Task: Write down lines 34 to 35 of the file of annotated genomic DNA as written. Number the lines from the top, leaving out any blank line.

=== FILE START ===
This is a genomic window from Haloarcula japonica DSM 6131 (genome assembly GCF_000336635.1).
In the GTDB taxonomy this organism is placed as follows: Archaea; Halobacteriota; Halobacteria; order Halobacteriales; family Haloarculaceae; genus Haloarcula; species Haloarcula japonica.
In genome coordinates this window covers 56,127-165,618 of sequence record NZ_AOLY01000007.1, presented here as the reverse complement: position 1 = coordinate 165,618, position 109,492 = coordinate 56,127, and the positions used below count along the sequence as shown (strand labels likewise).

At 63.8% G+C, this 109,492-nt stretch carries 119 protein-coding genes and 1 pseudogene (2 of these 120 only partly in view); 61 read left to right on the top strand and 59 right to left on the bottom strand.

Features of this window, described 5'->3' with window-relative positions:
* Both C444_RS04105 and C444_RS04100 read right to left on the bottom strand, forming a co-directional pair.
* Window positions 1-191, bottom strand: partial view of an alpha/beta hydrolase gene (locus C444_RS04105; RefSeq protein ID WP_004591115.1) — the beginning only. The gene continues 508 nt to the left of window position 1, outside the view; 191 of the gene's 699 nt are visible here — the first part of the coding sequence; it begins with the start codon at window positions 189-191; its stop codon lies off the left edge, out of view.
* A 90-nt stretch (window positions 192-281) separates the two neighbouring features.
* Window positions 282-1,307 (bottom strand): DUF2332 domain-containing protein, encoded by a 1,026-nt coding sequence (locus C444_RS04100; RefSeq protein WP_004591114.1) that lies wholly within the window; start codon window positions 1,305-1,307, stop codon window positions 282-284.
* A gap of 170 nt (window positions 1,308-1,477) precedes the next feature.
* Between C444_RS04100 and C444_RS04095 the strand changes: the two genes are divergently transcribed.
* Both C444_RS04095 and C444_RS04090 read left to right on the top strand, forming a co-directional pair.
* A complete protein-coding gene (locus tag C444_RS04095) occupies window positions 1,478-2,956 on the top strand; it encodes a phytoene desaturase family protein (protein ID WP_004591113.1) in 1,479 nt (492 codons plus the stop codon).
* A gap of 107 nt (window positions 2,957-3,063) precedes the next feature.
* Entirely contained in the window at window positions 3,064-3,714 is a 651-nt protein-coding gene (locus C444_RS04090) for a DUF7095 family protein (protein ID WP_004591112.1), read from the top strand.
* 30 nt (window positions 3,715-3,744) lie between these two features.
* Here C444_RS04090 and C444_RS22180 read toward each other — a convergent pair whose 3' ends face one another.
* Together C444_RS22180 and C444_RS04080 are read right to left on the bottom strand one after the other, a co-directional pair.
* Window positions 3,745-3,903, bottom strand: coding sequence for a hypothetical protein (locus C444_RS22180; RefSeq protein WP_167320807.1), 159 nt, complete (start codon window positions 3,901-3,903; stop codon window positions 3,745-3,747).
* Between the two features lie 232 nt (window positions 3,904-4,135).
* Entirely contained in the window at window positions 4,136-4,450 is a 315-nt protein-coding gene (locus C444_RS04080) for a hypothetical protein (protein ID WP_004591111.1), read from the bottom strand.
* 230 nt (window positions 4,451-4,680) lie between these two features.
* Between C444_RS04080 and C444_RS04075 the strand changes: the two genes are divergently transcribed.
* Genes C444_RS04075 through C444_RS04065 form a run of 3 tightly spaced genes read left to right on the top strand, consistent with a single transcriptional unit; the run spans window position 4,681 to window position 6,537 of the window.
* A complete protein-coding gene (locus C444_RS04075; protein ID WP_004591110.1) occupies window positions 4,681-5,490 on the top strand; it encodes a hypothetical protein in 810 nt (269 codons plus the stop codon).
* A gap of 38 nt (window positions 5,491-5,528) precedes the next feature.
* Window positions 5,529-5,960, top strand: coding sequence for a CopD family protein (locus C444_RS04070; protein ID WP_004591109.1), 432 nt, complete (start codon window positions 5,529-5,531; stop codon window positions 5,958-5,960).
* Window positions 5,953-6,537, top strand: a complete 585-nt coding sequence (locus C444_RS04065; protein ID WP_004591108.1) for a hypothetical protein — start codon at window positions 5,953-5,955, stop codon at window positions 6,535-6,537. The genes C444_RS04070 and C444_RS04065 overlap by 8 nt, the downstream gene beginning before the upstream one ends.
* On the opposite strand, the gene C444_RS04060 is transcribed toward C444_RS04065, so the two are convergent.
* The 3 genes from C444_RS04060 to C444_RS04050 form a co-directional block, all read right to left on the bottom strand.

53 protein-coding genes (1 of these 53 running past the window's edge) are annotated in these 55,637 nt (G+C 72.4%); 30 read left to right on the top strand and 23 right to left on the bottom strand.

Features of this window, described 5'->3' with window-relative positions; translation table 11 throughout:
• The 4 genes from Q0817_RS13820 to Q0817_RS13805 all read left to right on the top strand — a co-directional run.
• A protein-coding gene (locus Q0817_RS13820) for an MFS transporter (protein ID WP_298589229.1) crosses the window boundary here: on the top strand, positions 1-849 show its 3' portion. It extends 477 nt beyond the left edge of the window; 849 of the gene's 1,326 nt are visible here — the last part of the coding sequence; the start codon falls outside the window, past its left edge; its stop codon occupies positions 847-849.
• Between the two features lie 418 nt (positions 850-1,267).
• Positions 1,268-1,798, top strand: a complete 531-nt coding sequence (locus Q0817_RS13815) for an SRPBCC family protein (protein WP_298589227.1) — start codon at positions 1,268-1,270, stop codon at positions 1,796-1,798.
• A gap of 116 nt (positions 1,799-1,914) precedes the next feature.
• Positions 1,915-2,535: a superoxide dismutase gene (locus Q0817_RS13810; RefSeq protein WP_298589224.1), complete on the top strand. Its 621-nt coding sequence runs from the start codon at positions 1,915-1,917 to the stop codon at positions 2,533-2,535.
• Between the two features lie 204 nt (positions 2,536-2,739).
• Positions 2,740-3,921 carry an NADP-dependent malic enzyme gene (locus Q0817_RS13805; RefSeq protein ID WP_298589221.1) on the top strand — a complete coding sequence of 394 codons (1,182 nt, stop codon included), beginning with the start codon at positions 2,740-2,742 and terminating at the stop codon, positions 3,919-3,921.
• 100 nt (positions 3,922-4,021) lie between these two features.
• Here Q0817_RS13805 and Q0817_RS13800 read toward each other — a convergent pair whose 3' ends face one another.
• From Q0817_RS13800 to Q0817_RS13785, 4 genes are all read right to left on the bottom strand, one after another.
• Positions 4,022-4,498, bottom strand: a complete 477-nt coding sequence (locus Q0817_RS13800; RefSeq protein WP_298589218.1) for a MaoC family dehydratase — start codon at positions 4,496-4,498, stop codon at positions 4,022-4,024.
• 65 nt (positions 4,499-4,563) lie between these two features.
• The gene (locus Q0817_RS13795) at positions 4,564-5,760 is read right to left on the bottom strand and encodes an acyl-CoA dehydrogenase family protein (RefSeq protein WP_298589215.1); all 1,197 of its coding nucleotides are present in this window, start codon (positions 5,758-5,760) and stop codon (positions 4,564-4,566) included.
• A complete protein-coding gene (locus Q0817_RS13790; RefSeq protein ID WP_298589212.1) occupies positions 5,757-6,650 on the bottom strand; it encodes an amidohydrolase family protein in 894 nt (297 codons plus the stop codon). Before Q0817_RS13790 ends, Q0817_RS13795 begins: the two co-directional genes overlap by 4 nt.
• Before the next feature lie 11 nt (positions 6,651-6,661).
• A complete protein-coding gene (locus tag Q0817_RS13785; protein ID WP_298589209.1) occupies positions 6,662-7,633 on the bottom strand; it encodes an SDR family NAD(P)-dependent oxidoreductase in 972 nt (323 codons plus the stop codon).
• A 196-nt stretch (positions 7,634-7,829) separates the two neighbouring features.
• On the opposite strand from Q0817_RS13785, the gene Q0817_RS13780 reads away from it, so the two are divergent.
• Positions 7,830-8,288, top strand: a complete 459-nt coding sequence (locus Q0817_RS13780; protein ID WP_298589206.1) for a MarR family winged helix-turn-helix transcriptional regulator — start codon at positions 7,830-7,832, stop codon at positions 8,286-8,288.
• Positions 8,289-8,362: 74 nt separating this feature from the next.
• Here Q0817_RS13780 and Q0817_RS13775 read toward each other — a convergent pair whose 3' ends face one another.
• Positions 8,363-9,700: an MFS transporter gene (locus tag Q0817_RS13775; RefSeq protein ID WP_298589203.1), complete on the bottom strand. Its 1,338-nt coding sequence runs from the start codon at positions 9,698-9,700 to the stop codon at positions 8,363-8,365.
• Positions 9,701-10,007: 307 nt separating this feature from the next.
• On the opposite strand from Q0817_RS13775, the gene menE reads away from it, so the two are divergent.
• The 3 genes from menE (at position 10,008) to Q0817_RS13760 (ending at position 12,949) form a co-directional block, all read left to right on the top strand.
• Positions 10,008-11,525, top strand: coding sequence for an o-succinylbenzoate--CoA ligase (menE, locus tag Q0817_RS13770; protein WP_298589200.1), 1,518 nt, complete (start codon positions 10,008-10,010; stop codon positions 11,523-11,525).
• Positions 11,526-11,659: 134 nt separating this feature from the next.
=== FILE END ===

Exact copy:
• A protein-coding gene (locus Q0817_RS13820) for an MFS transporter (protein ID WP_298589229.1) crosses the window boundary here: on the top strand, positions 1-849 show its 3' portion. It extends 477 nt beyond the left edge of the window; 849 of the gene's 1,326 nt are visible here — the last part of the coding sequence; the start codon falls outside the window, past its left edge; its stop codon occupies positions 847-849.
• Between the two features lie 418 nt (positions 850-1,267).